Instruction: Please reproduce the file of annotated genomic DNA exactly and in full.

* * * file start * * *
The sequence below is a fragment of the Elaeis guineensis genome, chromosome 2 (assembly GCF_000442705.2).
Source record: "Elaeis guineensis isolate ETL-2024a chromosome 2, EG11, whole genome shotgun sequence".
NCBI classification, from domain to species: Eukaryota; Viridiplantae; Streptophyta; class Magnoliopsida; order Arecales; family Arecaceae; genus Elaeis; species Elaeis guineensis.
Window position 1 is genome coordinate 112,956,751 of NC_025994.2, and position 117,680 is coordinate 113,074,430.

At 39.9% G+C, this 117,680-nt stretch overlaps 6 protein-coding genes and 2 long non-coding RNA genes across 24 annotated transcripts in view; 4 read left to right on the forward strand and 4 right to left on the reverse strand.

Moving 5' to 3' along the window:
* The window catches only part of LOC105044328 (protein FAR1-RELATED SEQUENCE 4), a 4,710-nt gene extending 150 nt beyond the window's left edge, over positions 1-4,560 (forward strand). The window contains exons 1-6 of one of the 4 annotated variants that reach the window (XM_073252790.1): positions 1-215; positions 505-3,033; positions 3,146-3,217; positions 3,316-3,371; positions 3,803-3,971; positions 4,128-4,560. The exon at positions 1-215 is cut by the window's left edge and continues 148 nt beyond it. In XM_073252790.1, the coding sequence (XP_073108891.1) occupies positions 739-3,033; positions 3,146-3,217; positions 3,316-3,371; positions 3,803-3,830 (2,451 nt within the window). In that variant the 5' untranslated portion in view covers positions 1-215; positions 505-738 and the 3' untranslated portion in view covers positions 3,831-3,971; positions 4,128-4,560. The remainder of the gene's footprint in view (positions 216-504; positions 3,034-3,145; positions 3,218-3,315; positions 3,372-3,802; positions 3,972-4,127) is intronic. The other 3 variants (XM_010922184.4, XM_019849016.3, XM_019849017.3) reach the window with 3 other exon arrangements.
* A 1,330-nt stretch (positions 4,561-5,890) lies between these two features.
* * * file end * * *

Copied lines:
The sequence below is a fragment of the Elaeis guineensis genome, chromosome 2 (assembly GCF_000442705.2).
Source record: "Elaeis guineensis isolate ETL-2024a chromosome 2, EG11, whole genome shotgun sequence".
NCBI classification, from domain to species: Eukaryota; Viridiplantae; Streptophyta; class Magnoliopsida; order Arecales; family Arecaceae; genus Elaeis; species Elaeis guineensis.
Window position 1 is genome coordinate 112,956,751 of NC_025994.2, and position 117,680 is coordinate 113,074,430.

At 39.9% G+C, this 117,680-nt stretch overlaps 6 protein-coding genes and 2 long non-coding RNA genes across 24 annotated transcripts in view; 4 read left to right on the forward strand and 4 right to left on the reverse strand.

Moving 5' to 3' along the window:
* The window catches only part of LOC105044328 (protein FAR1-RELATED SEQUENCE 4), a 4,710-nt gene extending 150 nt beyond the window's left edge, over positions 1-4,560 (forward strand). The window contains exons 1-6 of one of the 4 annotated variants that reach the window (XM_073252790.1): positions 1-215; positions 505-3,033; positions 3,146-3,217; positions 3,316-3,371; positions 3,803-3,971; positions 4,128-4,560. The exon at positions 1-215 is cut by the window's left edge and continues 148 nt beyond it. In XM_073252790.1, the coding sequence (XP_073108891.1) occupies positions 739-3,033; positions 3,146-3,217; positions 3,316-3,371; positions 3,803-3,830 (2,451 nt within the window). In that variant the 5' untranslated portion in view covers positions 1-215; positions 505-738 and the 3' untranslated portion in view covers positions 3,831-3,971; positions 4,128-4,560. The remainder of the gene's footprint in view (positions 216-504; positions 3,034-3,145; positions 3,218-3,315; positions 3,372-3,802; positions 3,972-4,127) is intronic. The other 3 variants (XM_010922184.4, XM_019849016.3, XM_019849017.3) reach the window with 3 other exon arrangements.
* A 1,330-nt stretch (positions 4,561-5,890) lies between these two features.